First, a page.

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Nutritional Tips for Optimal Eye Health
by Jolie Martin Root, L.N.

People are worried about losing their sight. As a remedy, ophthalmologists routinely prescribe surgery over antioxidant nutrients to preserve sight. Due to the numerous laser and surgical advances in the treatment of eye disorders, such as retinal diseases, glaucoma, and cataracts, most eye doctors overlook nutrition as a practical and successful solution to eye disease. Proper supplementation and dietary changes can be a natural, viable, and economical approach to preventing problems with and maintaining your precious vision!

You probably know that Omega-3 oils protect your heart, but did you know that they are crucial for sharp vision? Omega-3 oils found in such foods as cold-water fish help regulate eye pressure, blood vessel elasticity, blood thinning, and eye moisture, plus reduce eye spasms and sun sensitivity. Omega-3 fats are also essential for strength, function, and nerve conduction in the retina. Because they help reduce cholesterol, blood flows more smoothly through the tiny blood vessels of the eye, enabling key nutrients to reach the retina more easily.

To ensure that you are getting enough of these important Omega-3 oils, I suggest at least two meals of wild Alaskan salmon each week. Also take a supplement of either cod liver or Omega-3 fish oils. These provide docosahexaenoic acid (DHA), which is one of the most important Omega-3s to support vision. Though flax is very good oil, it doesn't provide DHA, thus simply cannot afford you the same beneficial effects for your eyes as fish oil.

Another detriment to our vision is macular degeneration. It is the leading cause of blindness in our aging population and is divided into two types: wet and dry. Wet macular degeneration, the less common, involves the creation of new unwanted blood vessels, which begin to progress to the center of the retina. This condition is the result of a blockage of oxygen to the retina. It can progress in a matter of days. Dry macular degeneration progresses more slowly and may be the result of vascular disease, damage from ultraviolet rays, and low levels of antioxidants in the body. The disease is defined as a progressive deterioration of the macula, the central area of the retina. Most often occurring in people in their 70s, it robs its victims of central vision, making reading impossible.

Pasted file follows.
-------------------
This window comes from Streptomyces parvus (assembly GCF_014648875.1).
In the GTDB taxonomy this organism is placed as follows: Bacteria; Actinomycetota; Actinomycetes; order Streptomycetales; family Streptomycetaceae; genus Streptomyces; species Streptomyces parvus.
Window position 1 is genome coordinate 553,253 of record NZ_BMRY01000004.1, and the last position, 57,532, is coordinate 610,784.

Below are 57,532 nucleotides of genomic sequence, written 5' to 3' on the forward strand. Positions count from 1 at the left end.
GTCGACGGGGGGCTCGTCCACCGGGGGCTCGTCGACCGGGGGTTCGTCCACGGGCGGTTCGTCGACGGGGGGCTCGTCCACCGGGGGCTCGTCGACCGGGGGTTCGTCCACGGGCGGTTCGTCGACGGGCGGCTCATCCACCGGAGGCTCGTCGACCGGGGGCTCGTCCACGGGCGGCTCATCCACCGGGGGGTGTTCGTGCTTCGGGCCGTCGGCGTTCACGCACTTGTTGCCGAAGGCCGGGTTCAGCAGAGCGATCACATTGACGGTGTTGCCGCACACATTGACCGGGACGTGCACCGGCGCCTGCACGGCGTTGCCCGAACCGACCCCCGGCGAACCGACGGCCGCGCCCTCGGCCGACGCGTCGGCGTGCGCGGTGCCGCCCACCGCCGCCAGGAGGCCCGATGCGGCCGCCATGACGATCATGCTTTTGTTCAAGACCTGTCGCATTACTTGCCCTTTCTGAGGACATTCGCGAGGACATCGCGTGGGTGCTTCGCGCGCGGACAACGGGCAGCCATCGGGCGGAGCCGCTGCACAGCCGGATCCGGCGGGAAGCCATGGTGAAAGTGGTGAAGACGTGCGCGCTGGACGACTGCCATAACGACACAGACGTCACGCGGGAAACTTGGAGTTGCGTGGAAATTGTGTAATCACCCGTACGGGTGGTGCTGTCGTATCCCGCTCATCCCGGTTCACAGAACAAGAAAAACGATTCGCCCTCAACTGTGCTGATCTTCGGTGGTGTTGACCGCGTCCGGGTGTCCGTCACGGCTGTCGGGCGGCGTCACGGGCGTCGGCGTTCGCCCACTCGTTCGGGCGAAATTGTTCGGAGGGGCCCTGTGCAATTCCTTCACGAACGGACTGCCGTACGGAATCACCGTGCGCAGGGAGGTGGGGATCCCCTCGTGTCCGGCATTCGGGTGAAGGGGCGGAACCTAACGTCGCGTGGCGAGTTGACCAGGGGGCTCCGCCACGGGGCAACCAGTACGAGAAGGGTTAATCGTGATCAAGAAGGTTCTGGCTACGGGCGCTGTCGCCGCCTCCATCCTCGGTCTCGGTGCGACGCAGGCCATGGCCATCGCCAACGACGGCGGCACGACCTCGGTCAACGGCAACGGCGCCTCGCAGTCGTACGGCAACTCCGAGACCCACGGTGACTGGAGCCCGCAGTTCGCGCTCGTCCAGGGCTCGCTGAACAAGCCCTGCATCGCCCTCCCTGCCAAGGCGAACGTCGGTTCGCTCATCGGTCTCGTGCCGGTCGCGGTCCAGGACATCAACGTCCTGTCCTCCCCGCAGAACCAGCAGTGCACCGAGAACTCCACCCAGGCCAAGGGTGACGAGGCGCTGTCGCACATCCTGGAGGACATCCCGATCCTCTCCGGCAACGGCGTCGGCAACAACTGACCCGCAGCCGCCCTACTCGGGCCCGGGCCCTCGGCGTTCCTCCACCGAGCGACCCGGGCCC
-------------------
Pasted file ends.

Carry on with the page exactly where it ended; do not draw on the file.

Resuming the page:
Risk factors for macular degeneration include blue eyes (blue-eyed people are 20 times more at risk), excessive sun exposure, drusen or age spots in the retina, smoking (which increases risk by two-and-ahalf times), as well as a poor and high-fat diet.

A key component of optimal eye health is a sufficient level of certain fat-soluble antioxidants such as lutein. Lutein, a cousin of beta carotene and a great nutritional preventive, can be attained by eating spinach, kale, collard, mustard, and turnip greens. Six milligrams (mg) of lutein a day is the equivalent of one-half cup of cooked greens and can reduce your risk of this age-related retinal disease by 43 percent. Now, scientists are experimenting with higher doses of lutein, 30 mg a day, to see if damage to the macula can be reversed. Early results are promising.

Other fat-soluble antioxidants important for your eyes, include vitamin A and beta carotene (25,000 IU—but don't take more than 5,000 IU if you are pregnant) and natural sources of vitamin E (400 IU) daily. Blood thinners like heparin protect the macula. Natural blood thinners are cayenne pepper, garlic, fish oils, and vitamin E. A daily dose of zinc (30 mg) protects the eye from UV rays by raising melanin, a protective pigment in the retina.

Vision problems need not be a result of old age. Beat the odds by giving your eyesight the support it deserves with a good nutritional program.

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